The film presents the story of the Żabiński family, the long-standing keepers of the Warsaw Zoo, already presented in Niki Caro’s The Zookeeper’s Wife. Yet, the story is so unique that it’s worth to be told again in the form of a documentary.
Its creator, Łukasz Czajka, interweaves archive footage with memories of the living witnesses to those events, helping the viewers understand the wartime fear and the heroism of the Żabiński family. Formally, the entire film is set inside the Zoo or parks that resemble the Zoo.
The outbreak of the war ceased Zoo’s dynamic development. The Germans deported to the Reich the most unique animals, such as bison, which were hoped to be used to recreate the aurochs, an extinct species of large wild cattle that died out in the 17th century. They also deported camels, hippos, elephants, and tarpans. The animals which remained in the Zoo were killed by the Nazis during hunting trips organized for entertainment. The Zoo without animals ceased to exist. In 1940, on the Zoo premises, a pig fattening house was opened for the needs of the local population.
To be continued…
Nominated, DOCU/WORLD (the international competition of feature- and medium-length documentaries which are longer than 30 minutes)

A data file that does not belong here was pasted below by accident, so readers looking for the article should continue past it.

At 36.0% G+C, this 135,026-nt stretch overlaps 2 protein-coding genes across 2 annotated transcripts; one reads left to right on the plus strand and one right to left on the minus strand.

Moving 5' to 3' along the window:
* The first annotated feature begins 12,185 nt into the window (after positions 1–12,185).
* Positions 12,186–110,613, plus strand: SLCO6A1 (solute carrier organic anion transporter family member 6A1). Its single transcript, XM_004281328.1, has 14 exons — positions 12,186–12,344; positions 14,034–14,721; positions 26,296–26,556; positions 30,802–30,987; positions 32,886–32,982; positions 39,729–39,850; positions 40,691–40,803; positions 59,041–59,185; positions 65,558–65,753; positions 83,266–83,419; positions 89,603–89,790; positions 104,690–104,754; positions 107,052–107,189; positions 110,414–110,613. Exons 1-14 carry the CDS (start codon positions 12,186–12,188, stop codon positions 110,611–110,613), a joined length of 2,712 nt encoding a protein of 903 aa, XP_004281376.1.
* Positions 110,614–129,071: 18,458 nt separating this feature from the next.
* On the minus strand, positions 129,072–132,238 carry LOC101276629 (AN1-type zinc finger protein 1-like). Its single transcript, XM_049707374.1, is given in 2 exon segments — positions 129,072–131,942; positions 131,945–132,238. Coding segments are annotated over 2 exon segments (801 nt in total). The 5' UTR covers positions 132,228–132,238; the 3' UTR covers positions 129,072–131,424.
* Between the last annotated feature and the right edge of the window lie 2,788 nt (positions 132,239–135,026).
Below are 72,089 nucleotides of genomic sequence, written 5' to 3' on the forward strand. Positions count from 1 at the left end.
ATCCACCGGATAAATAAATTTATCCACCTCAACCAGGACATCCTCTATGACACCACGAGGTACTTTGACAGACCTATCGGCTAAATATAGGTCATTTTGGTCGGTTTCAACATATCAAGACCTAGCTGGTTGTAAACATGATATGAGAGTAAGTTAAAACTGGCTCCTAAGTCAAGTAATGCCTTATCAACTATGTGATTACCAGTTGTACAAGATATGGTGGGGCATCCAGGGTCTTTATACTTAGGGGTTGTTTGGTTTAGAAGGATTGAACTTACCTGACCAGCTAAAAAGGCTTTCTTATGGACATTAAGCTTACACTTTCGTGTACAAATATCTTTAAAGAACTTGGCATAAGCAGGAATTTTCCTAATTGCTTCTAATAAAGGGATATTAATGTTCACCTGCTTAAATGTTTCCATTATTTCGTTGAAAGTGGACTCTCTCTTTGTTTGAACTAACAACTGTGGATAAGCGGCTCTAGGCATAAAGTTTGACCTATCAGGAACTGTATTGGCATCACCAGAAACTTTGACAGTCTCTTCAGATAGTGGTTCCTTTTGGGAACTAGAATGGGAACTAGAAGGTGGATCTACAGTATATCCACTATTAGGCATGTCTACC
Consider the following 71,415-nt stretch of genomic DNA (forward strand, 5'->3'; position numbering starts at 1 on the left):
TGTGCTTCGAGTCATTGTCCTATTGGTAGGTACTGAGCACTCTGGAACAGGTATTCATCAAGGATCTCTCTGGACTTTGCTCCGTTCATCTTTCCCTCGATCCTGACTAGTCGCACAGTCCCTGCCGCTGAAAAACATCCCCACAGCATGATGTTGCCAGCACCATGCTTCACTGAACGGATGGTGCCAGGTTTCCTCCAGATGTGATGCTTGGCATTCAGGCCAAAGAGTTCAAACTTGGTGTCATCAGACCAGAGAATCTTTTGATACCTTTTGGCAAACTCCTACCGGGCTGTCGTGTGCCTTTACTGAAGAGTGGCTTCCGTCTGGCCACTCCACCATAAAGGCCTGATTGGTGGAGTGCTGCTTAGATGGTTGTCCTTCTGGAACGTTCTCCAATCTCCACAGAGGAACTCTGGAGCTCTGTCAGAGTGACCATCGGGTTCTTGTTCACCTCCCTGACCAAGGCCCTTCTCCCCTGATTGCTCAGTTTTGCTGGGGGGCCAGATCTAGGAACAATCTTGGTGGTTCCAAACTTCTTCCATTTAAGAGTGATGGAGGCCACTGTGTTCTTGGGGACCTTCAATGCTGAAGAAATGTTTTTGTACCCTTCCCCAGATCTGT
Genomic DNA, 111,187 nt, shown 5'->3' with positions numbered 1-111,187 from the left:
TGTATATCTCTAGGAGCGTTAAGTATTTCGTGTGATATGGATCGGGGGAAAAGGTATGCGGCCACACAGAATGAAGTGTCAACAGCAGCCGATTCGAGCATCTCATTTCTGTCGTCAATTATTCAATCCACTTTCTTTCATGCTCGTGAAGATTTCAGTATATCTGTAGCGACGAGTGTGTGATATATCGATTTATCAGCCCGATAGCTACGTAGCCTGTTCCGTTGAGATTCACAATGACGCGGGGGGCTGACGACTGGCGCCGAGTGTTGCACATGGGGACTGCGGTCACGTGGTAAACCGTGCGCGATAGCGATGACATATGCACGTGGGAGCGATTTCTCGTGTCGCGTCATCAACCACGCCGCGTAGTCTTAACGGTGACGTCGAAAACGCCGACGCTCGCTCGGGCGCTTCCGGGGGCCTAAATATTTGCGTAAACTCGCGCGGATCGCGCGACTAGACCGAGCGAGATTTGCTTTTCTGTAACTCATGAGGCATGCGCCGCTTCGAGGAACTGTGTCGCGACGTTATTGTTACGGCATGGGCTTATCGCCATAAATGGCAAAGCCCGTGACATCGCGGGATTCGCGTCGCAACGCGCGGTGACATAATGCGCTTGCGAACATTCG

Best Film, Łukasz Czajka
A distinction for “artistic portrayal of the times when saving life was punishable by death”
Bei Doc Award
Golden Kapok Award
Best Art Doc Award, Łukasz Czajka (director)
Special Jury Prize to documentary film
Łukasz Czajka was born in Warsaw. He is a graduate of Wajda School. He also holds degrees in Political Science from the University of Warsaw and the Centre for Latin American Studies. He’s an experienced TV reporter as well as a creator and designer of video games, which have been translated into a dozen foreign languages. For four years, he’s been fascinated by the story of the Żabiński family and wartime events at the Warsaw Zoo.
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